For many people, the brand that epitomises savvy marketing is South African restaurant chain, Nando’s. Whenever something controversial happens in the country, or a landmark decision is made, Nando’s is there with its two cents, often pushing the boundaries with their creativity.
Most recently, the restaurant brand had to deal with a fake advert, created in its likeness after the landmark marijuana ruling in the country. Quick to respond to the fake one, this was again a demonstration of Nando’s’ swiftness, which is one the powerful tools the brand uses to create memorable, conversation-starting creative for its marketing.
Imnandi ngey'ndlela ey'ningi. pic.twitter.com/uOrLaY0HAB
— NandosSA (@NandosSA) September 19, 2018
We went Behind the Brand with Doug Place, chief marketing officer for Nando’s South Africa, to find out more about the brand’s marketing strategy.
Q: What is Nando’s philosophy when it comes to its marketing campaigns?
We believe we have the world’s best flame grilled PERi-PERi chicken and our belief is that nobody makes chicken like we do, builds restaurants like we do, and loves South Africa like we do. Like most South African’s we are deeply interested in the news of the day. While we hope to inspire thought, we do so light-heartedly in a manner which encourages people to smile, and sometimes even laugh at themselves. We like to Fire Up South Africans in the same way we Fire Up our fresh, home grown chicken.
Q: Nando’s is known to always push the boundaries with its adverts in terms of controversy with topical issues. How does the brand stay behind the line of going too far?
Nando’s prides itself as being a brave brand that has grown alongside South Africa’s young democracy. We understand that South Africa faces important constitutional and democratic challenges, but as a nation we are characteristically good natured and handle things the South African way.
As a proud South African citizen, we take pride in joining conversations and sparking debate around all relevant topics that are in the public interest. Often this discourse involves leaders, individuals and organisations that threaten the hard-won freedoms we enjoy as a country today and are therefore not free from public scrutiny.
We go out of our way not to be controversial as this implies a sense of division, and frankly what we need as a country now is less division and more honesty around our collective challenges. We’re delighted that our advertising (like our chicken) has been enjoyed by the majority of South African’s without alienating or upsetting anyone.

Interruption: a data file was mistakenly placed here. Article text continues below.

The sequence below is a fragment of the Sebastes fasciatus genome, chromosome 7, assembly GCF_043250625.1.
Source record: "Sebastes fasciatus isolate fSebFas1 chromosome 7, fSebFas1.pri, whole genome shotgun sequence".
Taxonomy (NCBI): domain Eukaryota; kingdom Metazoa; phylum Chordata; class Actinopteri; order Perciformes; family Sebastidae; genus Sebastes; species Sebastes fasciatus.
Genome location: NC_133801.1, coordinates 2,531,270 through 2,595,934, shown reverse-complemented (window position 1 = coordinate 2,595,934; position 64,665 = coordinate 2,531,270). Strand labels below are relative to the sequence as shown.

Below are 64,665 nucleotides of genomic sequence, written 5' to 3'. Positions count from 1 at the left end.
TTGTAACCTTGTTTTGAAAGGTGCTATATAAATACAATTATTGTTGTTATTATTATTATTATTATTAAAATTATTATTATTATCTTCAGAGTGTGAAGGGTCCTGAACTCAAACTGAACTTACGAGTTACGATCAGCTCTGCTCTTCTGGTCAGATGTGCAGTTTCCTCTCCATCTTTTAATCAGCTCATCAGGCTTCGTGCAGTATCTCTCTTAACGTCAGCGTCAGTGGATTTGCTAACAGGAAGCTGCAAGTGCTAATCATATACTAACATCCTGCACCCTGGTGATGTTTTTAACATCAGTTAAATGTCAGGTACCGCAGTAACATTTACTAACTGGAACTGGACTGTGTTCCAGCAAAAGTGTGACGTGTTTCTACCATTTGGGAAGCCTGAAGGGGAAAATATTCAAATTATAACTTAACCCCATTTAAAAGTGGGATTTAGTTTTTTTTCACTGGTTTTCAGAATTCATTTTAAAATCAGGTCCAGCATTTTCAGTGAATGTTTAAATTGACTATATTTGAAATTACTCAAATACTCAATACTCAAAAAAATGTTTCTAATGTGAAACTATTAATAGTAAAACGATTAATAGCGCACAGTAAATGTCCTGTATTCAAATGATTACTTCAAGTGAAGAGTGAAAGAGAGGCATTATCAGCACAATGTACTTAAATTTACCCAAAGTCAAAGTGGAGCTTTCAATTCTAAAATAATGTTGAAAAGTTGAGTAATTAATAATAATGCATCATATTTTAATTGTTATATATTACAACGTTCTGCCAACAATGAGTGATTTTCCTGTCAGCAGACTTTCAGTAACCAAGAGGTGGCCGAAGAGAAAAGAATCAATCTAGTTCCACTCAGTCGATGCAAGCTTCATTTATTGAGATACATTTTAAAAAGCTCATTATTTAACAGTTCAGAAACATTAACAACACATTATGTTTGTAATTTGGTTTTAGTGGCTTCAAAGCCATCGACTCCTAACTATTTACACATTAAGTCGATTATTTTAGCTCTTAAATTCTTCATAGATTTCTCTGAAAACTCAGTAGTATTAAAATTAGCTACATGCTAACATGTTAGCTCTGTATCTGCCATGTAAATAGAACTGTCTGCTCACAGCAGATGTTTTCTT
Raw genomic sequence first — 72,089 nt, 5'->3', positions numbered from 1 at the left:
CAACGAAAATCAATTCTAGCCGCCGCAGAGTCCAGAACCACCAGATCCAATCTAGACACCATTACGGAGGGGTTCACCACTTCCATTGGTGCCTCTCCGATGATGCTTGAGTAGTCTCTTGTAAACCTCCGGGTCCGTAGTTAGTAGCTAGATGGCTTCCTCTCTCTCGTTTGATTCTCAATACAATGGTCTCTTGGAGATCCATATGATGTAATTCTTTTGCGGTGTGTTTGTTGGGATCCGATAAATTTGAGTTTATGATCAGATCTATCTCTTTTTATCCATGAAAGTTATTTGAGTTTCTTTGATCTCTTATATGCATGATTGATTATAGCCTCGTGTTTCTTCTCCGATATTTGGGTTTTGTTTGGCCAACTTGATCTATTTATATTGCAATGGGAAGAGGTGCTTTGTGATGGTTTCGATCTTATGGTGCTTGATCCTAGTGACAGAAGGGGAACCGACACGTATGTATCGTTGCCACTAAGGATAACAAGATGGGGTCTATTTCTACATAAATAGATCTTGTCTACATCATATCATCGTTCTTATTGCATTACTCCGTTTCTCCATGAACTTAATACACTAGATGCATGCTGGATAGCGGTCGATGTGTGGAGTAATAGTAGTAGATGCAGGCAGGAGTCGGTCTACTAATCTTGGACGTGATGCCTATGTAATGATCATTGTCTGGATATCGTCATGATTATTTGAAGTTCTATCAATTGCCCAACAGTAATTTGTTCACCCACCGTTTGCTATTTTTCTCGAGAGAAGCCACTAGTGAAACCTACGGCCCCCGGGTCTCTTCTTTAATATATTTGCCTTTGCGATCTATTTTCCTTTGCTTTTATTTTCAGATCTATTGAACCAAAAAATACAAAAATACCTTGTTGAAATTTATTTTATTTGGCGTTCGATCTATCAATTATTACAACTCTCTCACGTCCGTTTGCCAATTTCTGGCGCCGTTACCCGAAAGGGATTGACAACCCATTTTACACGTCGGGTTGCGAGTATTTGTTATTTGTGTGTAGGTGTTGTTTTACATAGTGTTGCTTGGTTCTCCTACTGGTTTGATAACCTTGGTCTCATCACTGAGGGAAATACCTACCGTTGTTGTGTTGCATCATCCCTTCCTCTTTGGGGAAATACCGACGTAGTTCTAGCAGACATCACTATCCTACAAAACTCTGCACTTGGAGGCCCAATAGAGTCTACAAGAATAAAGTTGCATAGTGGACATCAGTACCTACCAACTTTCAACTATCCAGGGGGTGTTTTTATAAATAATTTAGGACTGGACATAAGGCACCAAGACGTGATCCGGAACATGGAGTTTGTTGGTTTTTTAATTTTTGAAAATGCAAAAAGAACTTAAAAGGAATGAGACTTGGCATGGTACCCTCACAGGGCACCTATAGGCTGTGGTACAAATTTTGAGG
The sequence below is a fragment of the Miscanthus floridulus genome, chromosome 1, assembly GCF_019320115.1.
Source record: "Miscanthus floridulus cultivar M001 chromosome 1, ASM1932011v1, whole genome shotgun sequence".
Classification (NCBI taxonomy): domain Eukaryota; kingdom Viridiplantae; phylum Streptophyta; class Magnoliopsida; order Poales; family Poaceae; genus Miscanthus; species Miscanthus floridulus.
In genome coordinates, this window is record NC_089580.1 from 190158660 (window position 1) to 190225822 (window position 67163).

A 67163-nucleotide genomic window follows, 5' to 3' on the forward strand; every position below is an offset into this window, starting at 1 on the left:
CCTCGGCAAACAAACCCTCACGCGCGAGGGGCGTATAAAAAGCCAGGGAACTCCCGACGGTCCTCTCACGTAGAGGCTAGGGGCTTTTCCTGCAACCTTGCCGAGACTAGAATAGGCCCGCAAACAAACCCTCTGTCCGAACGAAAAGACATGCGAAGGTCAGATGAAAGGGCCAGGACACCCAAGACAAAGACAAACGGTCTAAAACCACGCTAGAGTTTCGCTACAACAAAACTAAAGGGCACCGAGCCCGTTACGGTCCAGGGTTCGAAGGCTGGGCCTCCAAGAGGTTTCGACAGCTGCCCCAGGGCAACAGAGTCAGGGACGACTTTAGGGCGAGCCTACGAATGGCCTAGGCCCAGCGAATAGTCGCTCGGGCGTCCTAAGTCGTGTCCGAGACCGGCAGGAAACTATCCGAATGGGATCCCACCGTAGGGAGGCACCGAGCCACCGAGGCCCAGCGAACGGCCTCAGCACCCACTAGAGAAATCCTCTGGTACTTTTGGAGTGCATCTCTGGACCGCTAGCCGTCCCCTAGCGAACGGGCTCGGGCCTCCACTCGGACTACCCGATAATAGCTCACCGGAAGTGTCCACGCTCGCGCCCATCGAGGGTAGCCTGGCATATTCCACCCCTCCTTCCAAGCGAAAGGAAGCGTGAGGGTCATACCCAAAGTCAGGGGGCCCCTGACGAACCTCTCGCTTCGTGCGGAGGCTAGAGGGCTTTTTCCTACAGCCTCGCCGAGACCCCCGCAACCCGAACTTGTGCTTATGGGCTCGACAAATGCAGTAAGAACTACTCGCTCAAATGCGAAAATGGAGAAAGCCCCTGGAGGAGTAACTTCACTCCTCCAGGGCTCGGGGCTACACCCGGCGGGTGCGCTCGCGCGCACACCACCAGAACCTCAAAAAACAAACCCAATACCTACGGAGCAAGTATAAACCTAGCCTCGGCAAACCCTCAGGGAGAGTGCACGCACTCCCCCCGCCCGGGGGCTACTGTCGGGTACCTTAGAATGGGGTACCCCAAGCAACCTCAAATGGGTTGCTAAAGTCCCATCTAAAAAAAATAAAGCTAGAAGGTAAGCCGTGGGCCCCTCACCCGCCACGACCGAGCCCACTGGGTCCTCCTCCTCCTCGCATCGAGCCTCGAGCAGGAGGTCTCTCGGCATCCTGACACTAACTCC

Q: What is the idea behind Nando’s latest advert and its messaging?
Nando’s has always celebrated everything uniquely South African! We fire-up conversations and felt that talking about the current hyperbolic portrayal of what it means to be African is one such conversation. The rise of “Afrofuturism” and its beautiful aesthetic is rightfully celebrated, but the way in which brands have been depicting and portraying South Africa is getting seemingly repetitive. There’s so much more to being South African than this one narrow vignette, so we thought we’d have a smile at the ever-so-seriousness of it all.
Q: How difficult is it to continue to tell the story of Nando’s, an iconic South African brand?
Not particularly. We are one of a few small group of brands to transcend South African borders. So much of what South African’s experience is a story of how mostly American and European brands are coming to South Africa, we’re delighted to tell our story of how our South African brand is going to the world!
Q: How does the brand keep marketing ideas fresh, as opposed to falling into a cliche with the same type of adverts over and over again?
For us, it’s about using current affairs and stories on the national agenda to remind South Africans that Nando’s will always be finely tuned to the events that get them talking. We care about the things that most South Africans care about, and as things change we’re with them in every funny, tragic, and often perplexing moment.
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